Ridley Scott’s “The Martian” is a stunning visual reminder of what our space program can achieve. Top image: Matt Damon in “The Martian” Trailer. Bottom image: 1989 painting by Les Bossinas/ NASA
The Martian movie was everything I had hoped for. Based on the book by the same name, this movie captured our fascination with space, our fears of space travel, and our ability to use reckless abandon (with some intelligence) to conquer these exact same fears.
Matt Damon does wonders as astronaut Mark Watney, a man thrown literally into the thrashing winds of a martian inferno, only to MacGyver his way to safety – i.e. science the shit out of everything – while singing disco tunes the entire way. Though ABBA beats and space survival might sound incongruous, they fit well together in this movie, just like humor and sorrow fit well together in everyday life. Unlike many other harrowing survival stories (think Gravity) that stretch the bounds of drama and belief, Mark Watney’s unrelenting motivation to fix things and just make it work, seems more true to reality. After all, Apollo 13 did happen, and despite what the conspiracy theorists say – man made it to the moon before the existence of graphing calculators, the internet, or next-day shipping. We’ve got it within us to do it again, singing all the way. (more…)
What does Joss Whedon’s Dollhouse tell us about our notions of self? Image Source: Dollhouse, “Hollow Men.” Copyright Fox.
The premise of Joss Whedon’s Dollhouse begins simply enough. Rossum Corporation, a mega biotech firm, has developed the technology to “imprint” a person with the personality of another. To further their research (and make a profit at the same time), Rossum creates the Dollhouse – an organization that rents imprinted people, known as “Dolls” or “Actives”, to the highest bidder. These Dolls are generally volunteers, people escaping from their past, who sign a five-year contract to Rossum. Their memories are wiped and stored, leaving them in an “Inactive” blank slate for the new personalities. At the end of the five year period, the volunteers’ original memories are imprinted back into their bodies, and these former Dolls live out the rest of their lives, richer than ever.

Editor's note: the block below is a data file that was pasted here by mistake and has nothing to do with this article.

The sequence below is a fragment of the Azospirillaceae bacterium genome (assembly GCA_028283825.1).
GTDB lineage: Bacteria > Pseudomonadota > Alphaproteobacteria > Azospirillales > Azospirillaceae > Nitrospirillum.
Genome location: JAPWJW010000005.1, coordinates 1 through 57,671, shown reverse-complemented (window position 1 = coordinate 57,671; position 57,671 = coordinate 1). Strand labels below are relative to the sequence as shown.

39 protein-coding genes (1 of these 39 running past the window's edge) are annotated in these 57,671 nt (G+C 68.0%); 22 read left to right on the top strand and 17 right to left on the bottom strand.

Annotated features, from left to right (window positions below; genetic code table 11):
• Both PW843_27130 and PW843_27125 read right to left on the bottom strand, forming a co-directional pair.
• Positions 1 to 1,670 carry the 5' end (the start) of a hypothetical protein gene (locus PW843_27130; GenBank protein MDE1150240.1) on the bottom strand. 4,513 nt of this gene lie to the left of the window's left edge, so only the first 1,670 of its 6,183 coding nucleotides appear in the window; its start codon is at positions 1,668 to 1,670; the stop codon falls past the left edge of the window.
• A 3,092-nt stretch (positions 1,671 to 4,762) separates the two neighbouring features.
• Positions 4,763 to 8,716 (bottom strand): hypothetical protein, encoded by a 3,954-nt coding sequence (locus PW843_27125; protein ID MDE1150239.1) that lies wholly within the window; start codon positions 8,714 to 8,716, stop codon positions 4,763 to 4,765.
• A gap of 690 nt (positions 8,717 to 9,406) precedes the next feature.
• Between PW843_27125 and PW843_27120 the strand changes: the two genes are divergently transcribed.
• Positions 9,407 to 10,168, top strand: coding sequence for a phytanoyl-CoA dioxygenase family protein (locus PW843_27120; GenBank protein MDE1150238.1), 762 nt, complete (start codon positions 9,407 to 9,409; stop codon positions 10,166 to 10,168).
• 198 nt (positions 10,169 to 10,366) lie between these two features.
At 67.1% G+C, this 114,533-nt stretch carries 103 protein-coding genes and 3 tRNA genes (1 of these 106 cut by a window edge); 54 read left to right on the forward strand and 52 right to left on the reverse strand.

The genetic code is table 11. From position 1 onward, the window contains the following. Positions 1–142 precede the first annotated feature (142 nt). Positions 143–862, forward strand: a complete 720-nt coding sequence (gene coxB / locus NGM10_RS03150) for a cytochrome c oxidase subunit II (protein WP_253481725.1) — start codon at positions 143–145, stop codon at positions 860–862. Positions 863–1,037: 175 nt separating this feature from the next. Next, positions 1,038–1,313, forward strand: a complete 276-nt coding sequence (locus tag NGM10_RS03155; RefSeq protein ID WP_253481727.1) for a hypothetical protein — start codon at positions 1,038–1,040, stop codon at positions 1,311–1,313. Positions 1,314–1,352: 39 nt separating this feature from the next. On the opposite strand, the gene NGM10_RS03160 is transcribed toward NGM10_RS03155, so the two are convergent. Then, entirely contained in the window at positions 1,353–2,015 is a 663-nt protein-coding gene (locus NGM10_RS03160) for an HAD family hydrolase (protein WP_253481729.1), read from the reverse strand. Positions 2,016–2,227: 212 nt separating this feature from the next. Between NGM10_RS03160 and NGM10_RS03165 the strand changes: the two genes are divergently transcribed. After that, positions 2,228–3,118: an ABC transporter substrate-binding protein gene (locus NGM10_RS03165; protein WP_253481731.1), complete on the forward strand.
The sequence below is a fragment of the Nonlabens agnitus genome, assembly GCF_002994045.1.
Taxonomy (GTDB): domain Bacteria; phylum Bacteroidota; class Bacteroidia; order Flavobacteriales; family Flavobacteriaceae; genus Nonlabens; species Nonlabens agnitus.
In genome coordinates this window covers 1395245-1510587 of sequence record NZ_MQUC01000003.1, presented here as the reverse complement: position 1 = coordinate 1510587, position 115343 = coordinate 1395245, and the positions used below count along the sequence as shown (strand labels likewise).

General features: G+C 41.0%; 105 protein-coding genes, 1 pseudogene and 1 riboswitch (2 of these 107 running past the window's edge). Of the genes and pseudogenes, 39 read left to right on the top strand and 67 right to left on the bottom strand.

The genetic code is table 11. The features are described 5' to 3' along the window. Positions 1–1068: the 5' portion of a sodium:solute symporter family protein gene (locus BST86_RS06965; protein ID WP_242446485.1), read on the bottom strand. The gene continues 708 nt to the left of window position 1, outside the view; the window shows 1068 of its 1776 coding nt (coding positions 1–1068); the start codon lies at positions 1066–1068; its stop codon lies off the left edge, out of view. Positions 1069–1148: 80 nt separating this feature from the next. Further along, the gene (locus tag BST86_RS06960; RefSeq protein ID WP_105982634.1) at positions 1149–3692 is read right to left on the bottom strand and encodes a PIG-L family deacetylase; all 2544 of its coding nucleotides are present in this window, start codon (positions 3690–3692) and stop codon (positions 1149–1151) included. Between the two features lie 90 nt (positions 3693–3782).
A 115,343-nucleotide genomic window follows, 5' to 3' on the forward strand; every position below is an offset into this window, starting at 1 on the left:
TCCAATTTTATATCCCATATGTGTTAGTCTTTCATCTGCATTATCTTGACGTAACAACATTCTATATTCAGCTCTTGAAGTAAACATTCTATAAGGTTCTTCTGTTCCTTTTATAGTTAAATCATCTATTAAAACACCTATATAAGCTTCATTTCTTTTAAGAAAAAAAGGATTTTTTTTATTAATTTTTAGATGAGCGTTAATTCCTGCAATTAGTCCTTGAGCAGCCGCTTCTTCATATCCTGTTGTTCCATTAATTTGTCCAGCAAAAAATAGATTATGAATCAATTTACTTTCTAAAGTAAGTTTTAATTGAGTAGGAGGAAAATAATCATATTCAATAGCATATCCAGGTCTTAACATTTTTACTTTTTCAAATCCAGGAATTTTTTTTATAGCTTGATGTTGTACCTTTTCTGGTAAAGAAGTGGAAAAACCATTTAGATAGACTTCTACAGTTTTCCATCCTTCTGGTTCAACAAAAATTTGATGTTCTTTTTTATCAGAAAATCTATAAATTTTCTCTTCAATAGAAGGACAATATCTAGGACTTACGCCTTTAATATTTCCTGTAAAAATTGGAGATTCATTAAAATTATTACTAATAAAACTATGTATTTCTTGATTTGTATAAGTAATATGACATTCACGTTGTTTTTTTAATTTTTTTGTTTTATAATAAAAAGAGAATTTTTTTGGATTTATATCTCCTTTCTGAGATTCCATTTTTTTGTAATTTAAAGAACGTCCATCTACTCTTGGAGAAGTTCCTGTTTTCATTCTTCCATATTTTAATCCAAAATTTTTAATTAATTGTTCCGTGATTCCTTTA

Dollhouse starts with the generic fantasies. Clients rent out dolls for their own sexual desires or other strange fetishes. As the two-season series continues, however, the darker side of the Dollhouse presents itself. After all, Dollhouse technology presents infinite possibilities beyond sexual fantasy play – it can mean the rise of the super soldier, the hope of resurrection, and the consequent evils of immortality. But at the same time, Dollhouse begs a fundamental question. If we can imprint an entire artificial self on another human being, what does this mean about the concept of self – the very concept of a soul? Does the original outweigh the imprint – or are both equally human beings, necessitating our respect and protection? If so, is Topher’s last act one of mercy or genocide?
Various science fiction shows and books have addressed this subject of the self before, from Star Trek to Neuromancer to Dune. Let’s take a look at how the Dollhouse narrative compares to these previous works, and addresses the concept of self. (Caution – Spoilers Ahead!)
S1E8 Come the Rain || S1E9 Enemy Khlyen || S1E10 Escape Velocity
Dutch uncovers Khlyen’s location, and he is closer than she thinks. Image Source: “Killjoys”, Enemy Khlyen. Copyright SyFy.
As soon as I found out the title for this episode, Enemy Khlyen, I was excited. What revelations would we have about Dutch’s former mentor, captor, and father-figure? Though not all was revealed, Enemy Khlyen gave us further clues to Khlyen and Dutch’s past. Now, we have enough information to at least fuel some speculation about the origins of the Level 6 RAC, Red 17, and the imminent Quad class war. (Caution – Spoilers Ahead!) (more…)